10. Very cool. I like the way that looks a lot. Thank you for sharing!
  11. Interesting! Would you be willing to share an example so we can see how it looks?
  12. Interesting! By ABT, I presume you mean Australian Bush Traditions? I like that site a lot, and can definitely see the advantages of the system, although the symmetrical button numbering throws me off every time. Lower numbers = lower notes makes more sense in my head. Thank you for including the ABC code, too. Being able to encode tabs that way is huge! EDIT: Do you have any way to include harmonic accompaniment, or is that just something you don't worry about?
  13. Agreed! I think your second point is particularly important, and is probably leading the community towards it as a kind of standard.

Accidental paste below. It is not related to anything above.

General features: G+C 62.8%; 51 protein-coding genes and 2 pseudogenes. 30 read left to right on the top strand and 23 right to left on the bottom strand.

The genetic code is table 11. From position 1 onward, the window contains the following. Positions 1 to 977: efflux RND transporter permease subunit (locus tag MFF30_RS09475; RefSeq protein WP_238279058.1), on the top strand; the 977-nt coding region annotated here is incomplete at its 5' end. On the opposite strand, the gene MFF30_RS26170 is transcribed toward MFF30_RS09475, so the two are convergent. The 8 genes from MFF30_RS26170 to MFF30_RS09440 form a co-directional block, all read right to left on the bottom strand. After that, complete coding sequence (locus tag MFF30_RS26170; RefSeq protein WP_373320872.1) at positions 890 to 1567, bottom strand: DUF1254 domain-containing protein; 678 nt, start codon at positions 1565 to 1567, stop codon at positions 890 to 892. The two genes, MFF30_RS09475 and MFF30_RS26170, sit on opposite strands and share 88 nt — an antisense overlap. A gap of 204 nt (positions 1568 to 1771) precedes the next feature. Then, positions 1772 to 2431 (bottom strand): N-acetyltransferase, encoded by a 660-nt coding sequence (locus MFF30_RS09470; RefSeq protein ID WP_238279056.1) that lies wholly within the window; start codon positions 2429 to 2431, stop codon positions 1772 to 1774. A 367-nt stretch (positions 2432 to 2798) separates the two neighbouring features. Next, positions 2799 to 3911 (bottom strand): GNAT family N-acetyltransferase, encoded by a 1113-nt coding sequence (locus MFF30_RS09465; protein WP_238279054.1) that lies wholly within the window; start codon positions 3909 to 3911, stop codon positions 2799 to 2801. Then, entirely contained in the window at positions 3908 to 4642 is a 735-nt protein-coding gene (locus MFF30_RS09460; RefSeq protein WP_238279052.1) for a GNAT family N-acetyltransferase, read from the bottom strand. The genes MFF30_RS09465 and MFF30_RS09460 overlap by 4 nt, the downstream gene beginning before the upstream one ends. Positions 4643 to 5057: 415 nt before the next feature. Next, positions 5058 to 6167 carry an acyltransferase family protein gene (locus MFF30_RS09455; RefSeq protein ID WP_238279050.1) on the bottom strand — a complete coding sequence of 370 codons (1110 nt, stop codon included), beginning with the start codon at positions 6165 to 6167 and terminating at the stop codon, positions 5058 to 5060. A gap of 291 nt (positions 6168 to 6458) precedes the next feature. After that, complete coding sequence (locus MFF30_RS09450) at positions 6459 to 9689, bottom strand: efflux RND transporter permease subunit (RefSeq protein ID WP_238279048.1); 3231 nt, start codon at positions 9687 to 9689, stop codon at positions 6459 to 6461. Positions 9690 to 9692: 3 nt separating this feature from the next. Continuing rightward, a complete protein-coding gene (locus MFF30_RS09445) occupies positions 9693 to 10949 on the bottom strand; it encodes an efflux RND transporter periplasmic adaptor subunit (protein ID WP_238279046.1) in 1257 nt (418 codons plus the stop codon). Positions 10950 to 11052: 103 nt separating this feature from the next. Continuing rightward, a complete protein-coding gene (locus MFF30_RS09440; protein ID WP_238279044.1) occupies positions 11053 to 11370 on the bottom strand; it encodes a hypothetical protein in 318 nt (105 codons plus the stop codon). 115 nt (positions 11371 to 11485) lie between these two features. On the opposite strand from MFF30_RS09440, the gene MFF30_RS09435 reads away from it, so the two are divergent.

14. Another thread has revealed unexpectedly (to me, anyway) strong feelings about the many different extant tablature systems for the Anglo concertina. There's clearly some space here for an interesting conversation. I'm branching off this thread as a place for folks to talk about what tablature system(s) they like, and perhaps more importantly, why. Perhaps we can come together and share the positives of the different tools available for learning this goofy little instrument, and maybe we'll all learn something new! I'll start, with a perennial offbeat favorite of mine: Merrill's Harmonic Method for the German Concertina (1846), which is a very early example of a tablature system designed for an instrument which had only been invented a decade or so before. In this system, the keys are numbered 1 - 5 for the upper row (the C row) and and 6 - 10 for the lower row (the G row) for each hand, with lower numbers corresponding to the lower notes in each row. A downward-pointing > indicates notes played on the press. So far, nothing too exotic, but what I genuinely like about the tablature in this book is that it is the only system I am aware of that presents harmonic arrangements in which all of the notes are shown. Sometimes on the same staff, as in this simple arrangement of Twinkle Twinkle Little Star (where it gets pretty cluttered): But for most of the tunes in the book, on upper and lower staves indicating the left and right hands, respectively. Note that the numbers are only put next to notes that have changed from the previous note or measure: I find this remarkably clear, it makes an easy-to-see connection between the notes in standard notation and their fingerings, and it's the only tablature system I've run across that I can come close to "sight-reading", although it's not that close. (I'm not that good a musician, really. I have fun, though!) The downsides, of course, are that no one else has used this system in the last 175 years, it takes up a lot of space on the page, and it would have to be modified to represent arrangements for a 30- (or more!)-key Anglo. It also can't be represented easily in digital / pure text format, which I know is important for many people. If you use tablature, what system do you use, and what do you like most about it?